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A Love Letter From A Mother To Her Daughter

Posted by admin on September, 11, 2018

One opportunity we often give in the interviews we do is to ask if the person would like to deliver a sort of love letter to their children or other family members. In this beautiful piece, a mother speaks of her deep connection with her daughter, the things she’s most proud of, the adult she sees her child as in the world, and so much more. It’s a touching example of how this is done well. This is the power in the work we do, connecting and sharing love, values, and stories between generations.

A Love Letter To My Daughter from Loving Legacy Video on Vimeo.

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Sponsoring The Senior Matters 2018 Conference – ‘Reinventing Retirement Planning’

Posted by admin on September, 10, 2018

Loving Legacy Video was proud to be an official sponsor of the Senior Matters 2018 organized by Aging Options. The annual conference brings together a host of organizations and businesses supporting seniors, and welcomed keynote speakers Mike Holmgren, the former Superbowl champion coach of the Greenbay Packers, and then Seattle Seahawks on Friday, and then on Saturday multimedia personality Kerri Kasem. THe conference was a great opportunity to network with a host of others serving Puget Sound area seniors in all areas of life. Here’s a short video of Keith of Loving Legacy Video addressing the lunchtime audience to share the power in the work we do.

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5 Generations Together In One Cemetery, A Legacy Video

Posted by lovinglegacyvideo on July, 31, 2018

This video is from when I recently had the beautiful opportunity and experience of going with my father and son to visit the cemetery where my grandparents and great grandparents are buried. The last time I had been there was in 1999 after my grandfather’s death which was long before I had a child of my own. We were in Boston visiting my father, and made the long drive to New Jersey, specifically to visit the cemetery as my dad is approaching 80 and his mobility is becoming far more limited. It was clear that if this was ever going to happen, it needed to be now when it was still possible. I made this short video to celebrate the trip. It’s amazing to me to know my son will be able to relive this moment decades from now. And as my father plans to be cremated when he dies, we know there will not be such a specific place to visit him.

5 Generations Together At The Cemetery – Loving Legacy Video from Loving Legacy Video on Vimeo.

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Sessions in Boston and NYC in September and October

Posted by lovinglegacyvideo on July, 29, 2018

Loving Legacy Video - At Work

Loving Legacy Video will be doing interviews in Boston during the week of September 13th-20th and in NYC the week of October 14th-21st. We are currently scheduling interviews during those dates. Please share the service with friends, colleagues and family members who may be interested. The interviews are typically done in client homes and are conducted over the course of 1 day.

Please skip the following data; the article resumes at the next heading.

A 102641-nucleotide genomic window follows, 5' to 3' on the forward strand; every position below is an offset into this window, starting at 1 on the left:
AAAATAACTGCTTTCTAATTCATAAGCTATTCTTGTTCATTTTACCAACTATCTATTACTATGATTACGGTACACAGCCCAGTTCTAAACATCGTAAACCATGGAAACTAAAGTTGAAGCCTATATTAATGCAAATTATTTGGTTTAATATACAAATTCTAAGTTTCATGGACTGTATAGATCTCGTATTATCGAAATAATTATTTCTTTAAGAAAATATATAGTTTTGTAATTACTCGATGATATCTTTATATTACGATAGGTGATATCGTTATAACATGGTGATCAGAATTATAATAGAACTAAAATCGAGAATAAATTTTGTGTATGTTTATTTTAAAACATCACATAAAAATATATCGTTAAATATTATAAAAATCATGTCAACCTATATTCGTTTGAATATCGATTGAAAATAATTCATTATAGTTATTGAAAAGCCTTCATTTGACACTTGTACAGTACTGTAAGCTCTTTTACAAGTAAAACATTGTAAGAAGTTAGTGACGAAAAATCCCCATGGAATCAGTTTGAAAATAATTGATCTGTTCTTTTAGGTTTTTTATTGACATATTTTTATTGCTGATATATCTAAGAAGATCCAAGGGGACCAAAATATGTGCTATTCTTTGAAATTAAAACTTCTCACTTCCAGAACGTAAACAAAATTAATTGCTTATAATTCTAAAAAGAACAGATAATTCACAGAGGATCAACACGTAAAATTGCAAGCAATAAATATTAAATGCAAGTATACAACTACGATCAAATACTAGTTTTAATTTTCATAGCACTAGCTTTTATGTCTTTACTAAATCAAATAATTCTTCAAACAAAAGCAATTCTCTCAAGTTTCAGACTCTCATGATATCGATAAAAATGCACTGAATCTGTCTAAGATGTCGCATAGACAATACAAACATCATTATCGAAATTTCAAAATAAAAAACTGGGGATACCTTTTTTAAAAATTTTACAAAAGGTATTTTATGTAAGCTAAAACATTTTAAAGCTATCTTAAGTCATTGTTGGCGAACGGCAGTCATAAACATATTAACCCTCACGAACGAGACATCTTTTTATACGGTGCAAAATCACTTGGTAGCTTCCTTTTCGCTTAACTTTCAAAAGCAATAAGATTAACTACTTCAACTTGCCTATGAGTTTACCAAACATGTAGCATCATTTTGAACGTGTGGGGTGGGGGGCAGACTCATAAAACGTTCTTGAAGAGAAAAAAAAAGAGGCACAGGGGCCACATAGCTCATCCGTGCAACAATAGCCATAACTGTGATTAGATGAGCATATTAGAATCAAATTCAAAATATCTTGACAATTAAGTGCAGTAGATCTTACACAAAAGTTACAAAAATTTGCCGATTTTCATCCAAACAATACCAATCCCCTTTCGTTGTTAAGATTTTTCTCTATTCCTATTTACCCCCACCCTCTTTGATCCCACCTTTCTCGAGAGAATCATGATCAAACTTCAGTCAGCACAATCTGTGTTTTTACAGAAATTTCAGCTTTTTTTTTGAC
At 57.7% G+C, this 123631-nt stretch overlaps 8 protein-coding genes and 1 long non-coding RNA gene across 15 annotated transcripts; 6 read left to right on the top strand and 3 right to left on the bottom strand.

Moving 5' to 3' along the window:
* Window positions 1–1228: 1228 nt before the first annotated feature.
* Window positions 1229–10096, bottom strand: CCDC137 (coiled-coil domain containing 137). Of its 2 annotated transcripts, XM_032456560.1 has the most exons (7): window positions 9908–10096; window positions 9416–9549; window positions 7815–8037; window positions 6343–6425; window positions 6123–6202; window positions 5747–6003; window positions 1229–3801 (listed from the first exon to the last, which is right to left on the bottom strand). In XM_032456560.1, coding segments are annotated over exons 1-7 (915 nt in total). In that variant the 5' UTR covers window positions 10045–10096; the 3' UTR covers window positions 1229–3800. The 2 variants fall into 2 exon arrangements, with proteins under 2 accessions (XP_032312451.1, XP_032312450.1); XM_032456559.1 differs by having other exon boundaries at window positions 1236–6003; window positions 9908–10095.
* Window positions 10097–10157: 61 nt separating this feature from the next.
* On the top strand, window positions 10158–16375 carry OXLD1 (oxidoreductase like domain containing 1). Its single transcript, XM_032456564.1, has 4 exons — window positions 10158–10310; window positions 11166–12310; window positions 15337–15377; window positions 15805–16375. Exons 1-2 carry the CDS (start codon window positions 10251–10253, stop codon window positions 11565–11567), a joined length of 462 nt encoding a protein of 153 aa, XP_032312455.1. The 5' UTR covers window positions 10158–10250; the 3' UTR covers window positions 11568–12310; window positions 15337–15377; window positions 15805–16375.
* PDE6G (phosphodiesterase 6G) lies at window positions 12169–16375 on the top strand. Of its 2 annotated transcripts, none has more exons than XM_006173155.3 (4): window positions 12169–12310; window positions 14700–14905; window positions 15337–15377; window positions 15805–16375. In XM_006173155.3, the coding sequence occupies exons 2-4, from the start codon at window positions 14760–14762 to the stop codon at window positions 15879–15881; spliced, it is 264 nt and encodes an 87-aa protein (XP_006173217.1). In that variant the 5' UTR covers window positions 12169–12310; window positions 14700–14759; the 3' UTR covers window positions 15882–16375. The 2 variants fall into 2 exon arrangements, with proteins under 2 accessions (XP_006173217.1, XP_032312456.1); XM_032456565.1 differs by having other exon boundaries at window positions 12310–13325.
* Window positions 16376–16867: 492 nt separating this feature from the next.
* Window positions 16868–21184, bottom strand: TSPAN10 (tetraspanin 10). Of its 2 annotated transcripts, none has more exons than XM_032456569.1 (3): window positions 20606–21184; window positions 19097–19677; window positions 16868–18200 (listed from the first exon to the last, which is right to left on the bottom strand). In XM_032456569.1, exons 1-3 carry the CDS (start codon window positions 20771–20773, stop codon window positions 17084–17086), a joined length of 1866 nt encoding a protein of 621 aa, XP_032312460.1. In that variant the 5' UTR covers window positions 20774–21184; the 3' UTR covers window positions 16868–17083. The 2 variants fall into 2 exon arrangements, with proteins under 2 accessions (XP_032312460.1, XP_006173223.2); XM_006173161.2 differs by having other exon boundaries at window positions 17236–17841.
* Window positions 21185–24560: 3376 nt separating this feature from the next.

There’s lots of information, details, samples, and pricing throughout the pages of our website. Book now as the dates will fill up quickly. Best way to do so is by contacting us or calling 206-679-8381 to start the process. We look forward to working with you.

View samples of the work

Understand the process

Why Do A Loving Legacy Video? from Loving Legacy Video on Vimeo.

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AgeWise King County Article Features Insights from Loving Legacy Video

Posted by lovinglegacyvideo on July, 27, 2018

Vintage Family Black and White Photos from Agewise

Recently, I was contacted by AgeWise King County to contribute my thoughts to their article about ‘Leaving One’s Legacy’ based on my work interviewing elders. There are so many common themes that come up in Loving Legacy videos around a desire for people’s future generations to know those who came before them, to want people to know you in ways that you may not have previously shared, and to take the time to do this while one can.

“Another strategy for communicating your personal story is video. Len Davis, an award-winning commercial and personal videographer, films and facilitates autobiographical interviews with elders. People who seek his expertise fall into two categories—30- to 60-year-olds who notice their aging parents changing and losing some of their faculties and recognize that the window of opportunity for them to access the stories and information about their parents’ lives is closing; and 60- to 90-year-olds who want to capture their lived experience and share it with grandkids or future generations. They want to be able to reflect on their own lives as well as those of generations past.